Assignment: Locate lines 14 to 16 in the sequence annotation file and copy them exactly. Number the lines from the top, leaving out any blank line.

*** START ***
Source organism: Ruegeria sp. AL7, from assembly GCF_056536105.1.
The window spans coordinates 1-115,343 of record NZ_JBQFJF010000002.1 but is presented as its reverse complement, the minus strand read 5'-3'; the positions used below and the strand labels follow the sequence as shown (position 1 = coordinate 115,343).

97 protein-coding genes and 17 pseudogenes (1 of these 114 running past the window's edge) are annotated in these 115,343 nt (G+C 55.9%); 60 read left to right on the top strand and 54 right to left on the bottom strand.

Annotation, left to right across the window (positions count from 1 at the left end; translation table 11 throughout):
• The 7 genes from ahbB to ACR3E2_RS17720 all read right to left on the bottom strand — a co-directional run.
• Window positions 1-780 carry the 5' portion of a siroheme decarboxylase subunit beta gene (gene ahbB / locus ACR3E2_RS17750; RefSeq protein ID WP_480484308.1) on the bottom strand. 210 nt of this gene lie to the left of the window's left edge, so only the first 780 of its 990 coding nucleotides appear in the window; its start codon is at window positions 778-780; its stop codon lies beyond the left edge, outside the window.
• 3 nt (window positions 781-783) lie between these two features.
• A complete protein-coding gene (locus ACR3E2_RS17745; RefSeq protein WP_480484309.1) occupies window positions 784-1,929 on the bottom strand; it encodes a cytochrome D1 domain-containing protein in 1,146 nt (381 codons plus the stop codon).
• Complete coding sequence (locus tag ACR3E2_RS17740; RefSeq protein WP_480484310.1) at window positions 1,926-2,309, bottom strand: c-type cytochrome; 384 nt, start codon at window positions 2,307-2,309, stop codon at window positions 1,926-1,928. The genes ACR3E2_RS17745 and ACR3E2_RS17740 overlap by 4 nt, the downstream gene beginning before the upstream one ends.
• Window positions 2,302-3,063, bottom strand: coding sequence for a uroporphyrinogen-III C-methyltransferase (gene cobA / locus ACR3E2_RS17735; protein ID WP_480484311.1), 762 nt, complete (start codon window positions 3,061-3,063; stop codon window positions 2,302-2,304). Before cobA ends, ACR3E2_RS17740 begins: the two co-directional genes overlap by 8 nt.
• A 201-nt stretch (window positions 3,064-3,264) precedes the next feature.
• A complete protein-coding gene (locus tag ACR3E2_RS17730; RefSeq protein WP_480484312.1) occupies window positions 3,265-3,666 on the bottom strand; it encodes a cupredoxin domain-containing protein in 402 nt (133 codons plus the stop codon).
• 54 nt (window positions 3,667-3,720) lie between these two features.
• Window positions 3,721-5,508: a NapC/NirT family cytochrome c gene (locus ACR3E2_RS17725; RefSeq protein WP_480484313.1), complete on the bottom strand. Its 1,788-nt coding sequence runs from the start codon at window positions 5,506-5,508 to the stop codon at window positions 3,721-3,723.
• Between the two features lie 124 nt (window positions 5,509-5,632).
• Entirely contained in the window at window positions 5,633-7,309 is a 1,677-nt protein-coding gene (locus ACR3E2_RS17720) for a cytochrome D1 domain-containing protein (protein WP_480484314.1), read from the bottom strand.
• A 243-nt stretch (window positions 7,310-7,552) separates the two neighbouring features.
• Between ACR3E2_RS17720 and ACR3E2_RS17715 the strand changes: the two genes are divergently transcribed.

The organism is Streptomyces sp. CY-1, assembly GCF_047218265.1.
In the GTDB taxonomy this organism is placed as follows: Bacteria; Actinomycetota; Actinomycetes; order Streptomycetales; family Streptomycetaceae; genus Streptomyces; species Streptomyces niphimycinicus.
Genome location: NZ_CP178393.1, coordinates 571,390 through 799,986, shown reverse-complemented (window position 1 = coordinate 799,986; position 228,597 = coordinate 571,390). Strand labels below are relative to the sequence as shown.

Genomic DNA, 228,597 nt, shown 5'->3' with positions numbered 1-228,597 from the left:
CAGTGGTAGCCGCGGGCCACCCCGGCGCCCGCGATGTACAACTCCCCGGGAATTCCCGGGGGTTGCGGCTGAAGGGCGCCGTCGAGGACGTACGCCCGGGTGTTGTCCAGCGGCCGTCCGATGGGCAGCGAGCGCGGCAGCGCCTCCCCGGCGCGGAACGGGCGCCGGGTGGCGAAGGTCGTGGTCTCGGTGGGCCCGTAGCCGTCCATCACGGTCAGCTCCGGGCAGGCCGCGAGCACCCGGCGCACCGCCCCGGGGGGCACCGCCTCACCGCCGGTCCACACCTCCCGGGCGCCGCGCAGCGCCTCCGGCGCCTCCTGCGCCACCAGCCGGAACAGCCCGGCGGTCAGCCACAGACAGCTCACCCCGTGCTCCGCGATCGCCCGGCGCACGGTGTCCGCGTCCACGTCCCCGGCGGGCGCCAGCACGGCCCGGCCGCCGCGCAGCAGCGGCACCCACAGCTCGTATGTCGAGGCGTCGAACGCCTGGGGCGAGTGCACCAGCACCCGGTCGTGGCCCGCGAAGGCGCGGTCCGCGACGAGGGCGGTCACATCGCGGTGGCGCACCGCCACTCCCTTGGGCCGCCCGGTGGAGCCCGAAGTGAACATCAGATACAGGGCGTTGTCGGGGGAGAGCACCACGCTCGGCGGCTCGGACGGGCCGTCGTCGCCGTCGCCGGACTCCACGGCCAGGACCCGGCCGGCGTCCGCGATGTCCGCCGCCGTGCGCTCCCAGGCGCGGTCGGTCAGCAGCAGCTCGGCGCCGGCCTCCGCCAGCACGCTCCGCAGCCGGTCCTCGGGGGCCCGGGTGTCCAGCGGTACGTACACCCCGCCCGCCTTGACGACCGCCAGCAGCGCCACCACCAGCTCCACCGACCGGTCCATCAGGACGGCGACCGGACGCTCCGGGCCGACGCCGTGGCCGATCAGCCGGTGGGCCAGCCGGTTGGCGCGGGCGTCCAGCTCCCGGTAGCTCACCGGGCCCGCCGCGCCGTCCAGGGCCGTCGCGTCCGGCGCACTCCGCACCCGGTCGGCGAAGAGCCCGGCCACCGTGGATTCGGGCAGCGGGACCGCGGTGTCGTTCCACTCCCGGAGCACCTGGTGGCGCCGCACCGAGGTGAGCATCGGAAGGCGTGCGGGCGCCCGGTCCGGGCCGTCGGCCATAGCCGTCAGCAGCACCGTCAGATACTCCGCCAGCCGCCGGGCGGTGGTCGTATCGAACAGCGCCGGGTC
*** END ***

• Window positions 3,721-5,508: a NapC/NirT family cytochrome c gene (locus ACR3E2_RS17725; RefSeq protein WP_480484313.1), complete on the bottom strand. Its 1,788-nt coding sequence runs from the start codon at window positions 5,506-5,508 to the stop codon at window positions 3,721-3,723.
• Between the two features lie 124 nt (window positions 5,509-5,632).
• Entirely contained in the window at window positions 5,633-7,309 is a 1,677-nt protein-coding gene (locus ACR3E2_RS17720) for a cytochrome D1 domain-containing protein (protein WP_480484314.1), read from the bottom strand.